Despite all of the challenges in my way, I choose to fight, to endure. I hope you do, too.
That statement may sound tough and confident, but that’s not how I’d describe myself. I learned the importance of endurance over time, often kicking and screaming because I didn’t want to.
I am thinking of endurance lately because of an article circulating on social media within the Friedreich’s ataxia community. Although it is from 2017, the report is jarring: A 19-year-old man took his own life after he was confronted with a diagnosis of FA.
The symptom that haunted him most was that he would one day be confined to a wheelchair.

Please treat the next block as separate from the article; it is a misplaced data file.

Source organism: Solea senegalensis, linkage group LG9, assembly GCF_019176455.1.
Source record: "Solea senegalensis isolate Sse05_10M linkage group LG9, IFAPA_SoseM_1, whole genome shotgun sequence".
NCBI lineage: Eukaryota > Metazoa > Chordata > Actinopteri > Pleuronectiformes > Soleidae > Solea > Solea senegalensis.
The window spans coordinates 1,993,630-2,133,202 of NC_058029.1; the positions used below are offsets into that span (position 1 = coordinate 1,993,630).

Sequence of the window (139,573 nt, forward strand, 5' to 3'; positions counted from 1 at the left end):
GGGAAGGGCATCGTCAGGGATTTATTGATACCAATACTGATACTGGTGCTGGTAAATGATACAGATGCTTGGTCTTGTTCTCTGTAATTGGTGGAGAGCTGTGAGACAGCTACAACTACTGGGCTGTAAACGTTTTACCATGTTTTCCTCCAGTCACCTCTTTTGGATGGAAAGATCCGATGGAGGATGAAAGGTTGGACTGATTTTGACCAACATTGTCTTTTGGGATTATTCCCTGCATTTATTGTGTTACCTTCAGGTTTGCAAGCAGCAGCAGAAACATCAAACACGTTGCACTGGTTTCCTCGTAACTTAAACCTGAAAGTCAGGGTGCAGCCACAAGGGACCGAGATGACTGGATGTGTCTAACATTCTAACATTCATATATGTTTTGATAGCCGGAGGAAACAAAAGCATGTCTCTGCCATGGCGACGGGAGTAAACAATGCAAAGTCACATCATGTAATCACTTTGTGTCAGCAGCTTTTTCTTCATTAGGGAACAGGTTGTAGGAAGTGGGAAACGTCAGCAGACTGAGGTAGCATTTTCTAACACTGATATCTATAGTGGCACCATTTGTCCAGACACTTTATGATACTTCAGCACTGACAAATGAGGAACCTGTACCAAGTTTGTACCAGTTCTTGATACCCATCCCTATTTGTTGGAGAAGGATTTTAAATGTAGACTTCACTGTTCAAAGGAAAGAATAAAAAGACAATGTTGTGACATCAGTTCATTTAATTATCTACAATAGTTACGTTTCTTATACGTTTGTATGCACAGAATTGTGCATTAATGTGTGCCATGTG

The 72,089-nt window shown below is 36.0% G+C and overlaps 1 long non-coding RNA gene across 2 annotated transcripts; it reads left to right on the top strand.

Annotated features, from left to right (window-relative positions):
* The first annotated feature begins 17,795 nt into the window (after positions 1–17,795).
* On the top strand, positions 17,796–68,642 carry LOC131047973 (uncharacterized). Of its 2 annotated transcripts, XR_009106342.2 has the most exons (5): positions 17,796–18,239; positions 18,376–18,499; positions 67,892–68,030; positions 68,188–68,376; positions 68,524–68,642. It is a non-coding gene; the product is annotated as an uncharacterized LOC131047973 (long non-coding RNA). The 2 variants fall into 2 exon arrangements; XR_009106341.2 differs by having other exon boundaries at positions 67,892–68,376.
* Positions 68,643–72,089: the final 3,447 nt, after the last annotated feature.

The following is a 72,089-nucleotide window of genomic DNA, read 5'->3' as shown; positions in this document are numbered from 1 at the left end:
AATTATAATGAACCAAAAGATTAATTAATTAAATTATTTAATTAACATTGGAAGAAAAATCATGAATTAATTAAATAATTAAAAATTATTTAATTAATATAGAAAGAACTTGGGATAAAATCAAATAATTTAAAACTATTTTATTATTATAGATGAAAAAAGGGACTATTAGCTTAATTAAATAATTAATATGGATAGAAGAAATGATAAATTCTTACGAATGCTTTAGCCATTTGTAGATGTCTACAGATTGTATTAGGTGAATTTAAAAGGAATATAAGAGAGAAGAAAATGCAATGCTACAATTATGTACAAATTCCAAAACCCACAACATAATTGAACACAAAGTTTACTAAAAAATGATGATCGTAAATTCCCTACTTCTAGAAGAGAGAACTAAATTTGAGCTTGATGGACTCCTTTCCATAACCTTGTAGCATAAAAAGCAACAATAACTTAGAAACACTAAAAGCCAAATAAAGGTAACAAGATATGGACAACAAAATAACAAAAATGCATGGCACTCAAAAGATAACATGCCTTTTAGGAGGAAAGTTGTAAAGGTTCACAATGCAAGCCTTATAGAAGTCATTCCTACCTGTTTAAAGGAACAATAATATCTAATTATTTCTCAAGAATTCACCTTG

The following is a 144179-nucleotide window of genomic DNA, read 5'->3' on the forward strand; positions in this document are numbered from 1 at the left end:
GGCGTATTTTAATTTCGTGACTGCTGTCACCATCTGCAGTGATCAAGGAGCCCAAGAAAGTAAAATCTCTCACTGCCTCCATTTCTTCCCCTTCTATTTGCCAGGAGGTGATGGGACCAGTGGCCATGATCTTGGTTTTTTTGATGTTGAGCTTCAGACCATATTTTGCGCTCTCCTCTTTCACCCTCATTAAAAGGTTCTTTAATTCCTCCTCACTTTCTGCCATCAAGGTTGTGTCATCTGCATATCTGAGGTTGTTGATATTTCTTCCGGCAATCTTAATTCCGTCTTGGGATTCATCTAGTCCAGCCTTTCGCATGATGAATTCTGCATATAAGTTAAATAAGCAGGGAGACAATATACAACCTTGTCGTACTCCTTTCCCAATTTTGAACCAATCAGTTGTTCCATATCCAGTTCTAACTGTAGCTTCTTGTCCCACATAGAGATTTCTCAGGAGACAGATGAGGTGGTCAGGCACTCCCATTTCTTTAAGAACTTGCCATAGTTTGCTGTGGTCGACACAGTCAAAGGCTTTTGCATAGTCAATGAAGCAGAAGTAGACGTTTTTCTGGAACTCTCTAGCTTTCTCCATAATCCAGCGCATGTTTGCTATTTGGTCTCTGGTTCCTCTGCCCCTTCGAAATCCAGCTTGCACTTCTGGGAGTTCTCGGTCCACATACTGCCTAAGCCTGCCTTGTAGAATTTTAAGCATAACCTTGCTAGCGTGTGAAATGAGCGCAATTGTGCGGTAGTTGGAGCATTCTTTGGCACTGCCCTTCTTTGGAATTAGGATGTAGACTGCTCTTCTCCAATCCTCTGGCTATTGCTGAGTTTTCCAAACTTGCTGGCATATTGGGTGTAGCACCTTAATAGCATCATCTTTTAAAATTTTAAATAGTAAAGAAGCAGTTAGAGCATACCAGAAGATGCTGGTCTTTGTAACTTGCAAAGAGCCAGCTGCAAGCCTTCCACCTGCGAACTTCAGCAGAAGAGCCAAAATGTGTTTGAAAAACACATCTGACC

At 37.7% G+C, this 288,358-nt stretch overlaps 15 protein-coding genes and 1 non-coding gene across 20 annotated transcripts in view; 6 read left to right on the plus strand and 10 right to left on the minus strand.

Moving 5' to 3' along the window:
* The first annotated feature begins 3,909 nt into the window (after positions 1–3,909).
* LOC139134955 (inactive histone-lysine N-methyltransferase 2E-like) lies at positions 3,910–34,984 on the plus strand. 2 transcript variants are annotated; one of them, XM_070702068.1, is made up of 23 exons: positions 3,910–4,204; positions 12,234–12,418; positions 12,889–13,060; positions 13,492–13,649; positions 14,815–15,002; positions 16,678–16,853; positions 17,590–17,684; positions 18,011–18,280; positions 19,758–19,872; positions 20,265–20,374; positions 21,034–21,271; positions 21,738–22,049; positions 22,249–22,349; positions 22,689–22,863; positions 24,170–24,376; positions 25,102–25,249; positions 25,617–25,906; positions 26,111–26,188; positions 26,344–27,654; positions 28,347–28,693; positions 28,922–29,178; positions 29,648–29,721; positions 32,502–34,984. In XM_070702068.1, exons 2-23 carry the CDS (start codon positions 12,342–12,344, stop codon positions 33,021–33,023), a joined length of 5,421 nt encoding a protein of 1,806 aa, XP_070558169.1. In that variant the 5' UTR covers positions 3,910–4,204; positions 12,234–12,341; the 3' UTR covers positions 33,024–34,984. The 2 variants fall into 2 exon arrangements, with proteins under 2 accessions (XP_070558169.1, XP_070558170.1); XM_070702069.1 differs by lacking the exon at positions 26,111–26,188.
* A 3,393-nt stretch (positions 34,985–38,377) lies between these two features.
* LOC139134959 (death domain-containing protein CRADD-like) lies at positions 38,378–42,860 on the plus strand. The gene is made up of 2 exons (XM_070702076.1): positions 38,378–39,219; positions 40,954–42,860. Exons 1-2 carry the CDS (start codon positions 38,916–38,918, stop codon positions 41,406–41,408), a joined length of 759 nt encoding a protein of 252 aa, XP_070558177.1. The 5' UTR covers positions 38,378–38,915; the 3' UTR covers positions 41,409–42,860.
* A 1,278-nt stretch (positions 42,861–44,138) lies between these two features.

Maybe the reason that hit me so hard is that I can see where he’s coming from. When I first learned of Friedreich’s ataxia — that there was no cure or treatment for it and that by the end of my teenage years I’d need to use a wheelchair — I wanted to give up. I couldn’t see myself living a happy life of progressive dependency. The prognosis of FA’s future complications, especially wheelchair confinement, seemed to ruin any plans for my future.
While I never acted on it, my ideation was suicidal. I can see an alternate future in which the man in Manchester is … me.
That is terrifying.
I am thankful that I never put my thoughts into action. I’ve discovered something I never considered before: Human resiliency is unbelievable.